You have possession of your child when your child is staying with you. This is also the time you are parenting your child, or parenting time. The noncustodial parent with a standard possession order will usually have possession of the child on the 1st, 3rd, and 5th weekends, one weeknight per week during the school term, on certain holidays, and for a long period during the summer. The custodial parent will have possession at all other times.
Unless limited by the court order, you have the following rights and duties during the period that you spend with your child:
(1) duty of care, control, protection, and reasonable discipline of the child;
(2) duty to support the child, including providing the child with clothing, food, shelter, and medical and dental care that does not involve an invasive procedure;
(3) right to consent for medical and dental care for the child that does not involve an invasive procedure;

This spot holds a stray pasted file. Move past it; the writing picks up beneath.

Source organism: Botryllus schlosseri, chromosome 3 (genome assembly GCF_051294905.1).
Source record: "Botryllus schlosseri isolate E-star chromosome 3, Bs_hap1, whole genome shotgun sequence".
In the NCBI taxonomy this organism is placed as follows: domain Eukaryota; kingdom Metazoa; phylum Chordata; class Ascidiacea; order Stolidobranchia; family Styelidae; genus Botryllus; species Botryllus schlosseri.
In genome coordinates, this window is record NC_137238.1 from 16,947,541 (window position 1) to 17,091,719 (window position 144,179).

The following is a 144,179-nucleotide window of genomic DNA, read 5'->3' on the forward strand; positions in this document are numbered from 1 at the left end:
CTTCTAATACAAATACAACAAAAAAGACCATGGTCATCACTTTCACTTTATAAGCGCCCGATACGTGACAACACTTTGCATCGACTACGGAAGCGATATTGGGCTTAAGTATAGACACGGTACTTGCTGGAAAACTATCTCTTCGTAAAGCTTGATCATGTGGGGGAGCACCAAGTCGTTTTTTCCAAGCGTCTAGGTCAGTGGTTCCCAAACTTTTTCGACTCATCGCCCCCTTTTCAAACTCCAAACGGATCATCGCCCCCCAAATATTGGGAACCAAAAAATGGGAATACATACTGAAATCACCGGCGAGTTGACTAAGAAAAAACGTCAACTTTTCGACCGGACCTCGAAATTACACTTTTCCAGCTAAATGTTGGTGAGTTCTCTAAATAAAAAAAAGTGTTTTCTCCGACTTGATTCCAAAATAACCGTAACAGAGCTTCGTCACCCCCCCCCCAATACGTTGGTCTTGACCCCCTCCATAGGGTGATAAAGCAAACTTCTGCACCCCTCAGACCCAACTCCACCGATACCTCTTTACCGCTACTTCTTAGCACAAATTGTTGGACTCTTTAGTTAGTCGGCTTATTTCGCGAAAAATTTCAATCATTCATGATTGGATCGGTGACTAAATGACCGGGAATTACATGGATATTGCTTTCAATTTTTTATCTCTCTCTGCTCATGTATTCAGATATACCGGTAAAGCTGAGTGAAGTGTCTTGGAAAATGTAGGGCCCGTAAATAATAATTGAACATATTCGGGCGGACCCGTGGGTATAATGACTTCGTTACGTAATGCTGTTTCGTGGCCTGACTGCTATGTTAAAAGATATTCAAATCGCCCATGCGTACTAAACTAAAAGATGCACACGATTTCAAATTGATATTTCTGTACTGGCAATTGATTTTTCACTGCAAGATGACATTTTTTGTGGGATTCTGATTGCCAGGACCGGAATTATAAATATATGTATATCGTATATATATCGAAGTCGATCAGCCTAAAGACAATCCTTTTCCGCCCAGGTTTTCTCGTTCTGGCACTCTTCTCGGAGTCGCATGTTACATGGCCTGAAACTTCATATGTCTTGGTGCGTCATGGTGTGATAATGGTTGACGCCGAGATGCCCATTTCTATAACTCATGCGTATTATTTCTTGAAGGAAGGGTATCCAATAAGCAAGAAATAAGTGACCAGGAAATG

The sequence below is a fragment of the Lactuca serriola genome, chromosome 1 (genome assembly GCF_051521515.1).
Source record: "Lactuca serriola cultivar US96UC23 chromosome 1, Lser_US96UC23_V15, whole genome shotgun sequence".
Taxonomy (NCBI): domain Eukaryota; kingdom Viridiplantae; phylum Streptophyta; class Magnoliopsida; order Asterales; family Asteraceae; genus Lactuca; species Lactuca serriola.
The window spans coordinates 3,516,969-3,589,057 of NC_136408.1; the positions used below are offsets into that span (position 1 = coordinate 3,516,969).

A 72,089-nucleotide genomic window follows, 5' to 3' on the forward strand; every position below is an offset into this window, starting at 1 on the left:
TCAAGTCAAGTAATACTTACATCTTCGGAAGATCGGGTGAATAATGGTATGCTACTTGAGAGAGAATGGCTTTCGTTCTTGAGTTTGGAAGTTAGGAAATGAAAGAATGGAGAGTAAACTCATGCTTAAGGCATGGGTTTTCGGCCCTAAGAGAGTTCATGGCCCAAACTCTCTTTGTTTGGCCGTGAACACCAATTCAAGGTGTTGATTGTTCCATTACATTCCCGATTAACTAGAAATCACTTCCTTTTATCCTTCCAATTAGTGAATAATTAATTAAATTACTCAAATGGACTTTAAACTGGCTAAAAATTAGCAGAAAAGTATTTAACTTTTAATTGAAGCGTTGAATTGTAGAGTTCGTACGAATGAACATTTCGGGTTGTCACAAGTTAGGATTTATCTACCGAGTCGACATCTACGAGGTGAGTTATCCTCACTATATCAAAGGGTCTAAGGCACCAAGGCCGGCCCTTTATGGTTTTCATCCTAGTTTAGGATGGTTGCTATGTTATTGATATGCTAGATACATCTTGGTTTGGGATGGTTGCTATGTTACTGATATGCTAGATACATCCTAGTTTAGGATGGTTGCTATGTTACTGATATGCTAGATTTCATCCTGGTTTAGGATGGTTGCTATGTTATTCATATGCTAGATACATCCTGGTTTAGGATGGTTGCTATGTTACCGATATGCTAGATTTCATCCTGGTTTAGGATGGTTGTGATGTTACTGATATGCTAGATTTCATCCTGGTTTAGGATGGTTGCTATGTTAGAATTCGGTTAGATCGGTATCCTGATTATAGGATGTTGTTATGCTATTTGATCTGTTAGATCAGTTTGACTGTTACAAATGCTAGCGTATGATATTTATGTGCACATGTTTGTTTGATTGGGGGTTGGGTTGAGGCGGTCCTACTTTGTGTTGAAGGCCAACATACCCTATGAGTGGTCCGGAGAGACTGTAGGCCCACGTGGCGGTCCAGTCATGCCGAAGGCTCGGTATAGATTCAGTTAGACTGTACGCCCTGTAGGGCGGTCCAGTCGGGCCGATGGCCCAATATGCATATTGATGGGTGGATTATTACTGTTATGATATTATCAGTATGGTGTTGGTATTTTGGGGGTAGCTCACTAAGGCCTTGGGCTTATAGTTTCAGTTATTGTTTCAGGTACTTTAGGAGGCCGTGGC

(4) right to consent to medical, dental, and surgical treatment during an emergency involving immediate danger to the child’s health and safety; and
(5) right to direct the moral and religious training of the child.
There are certain rights given exclusively to the parent with whom the child primarily lives, or the custodial parent or the primary joint conservator. These rights are to:
- establish the primary residence of the child; and
- receive child support on the child’s behalf.
These are some rights the parents may agree to share or the court may decide that only one parent has the rights below (usually the custodial parent). These include the right to:
- Consent to medical, dental, and surgical treatment involving invasive procedures;
- Consent to psychiatric and psychological treatment of the child;
- Represent the child in legal action and to make other decisions of substantial
legal significance concerning the child;
- Consent to marriage and to enlistment in the armed forces;
- Make decisions concerning the child’s education;
- The services and earnings of the child;
- Act as an agent of the child’s estate if any action is required by federal or state law (unless a guardian has been appointed to take care of the child’s estate).
Read your order closely to see which decisions you have the right to make.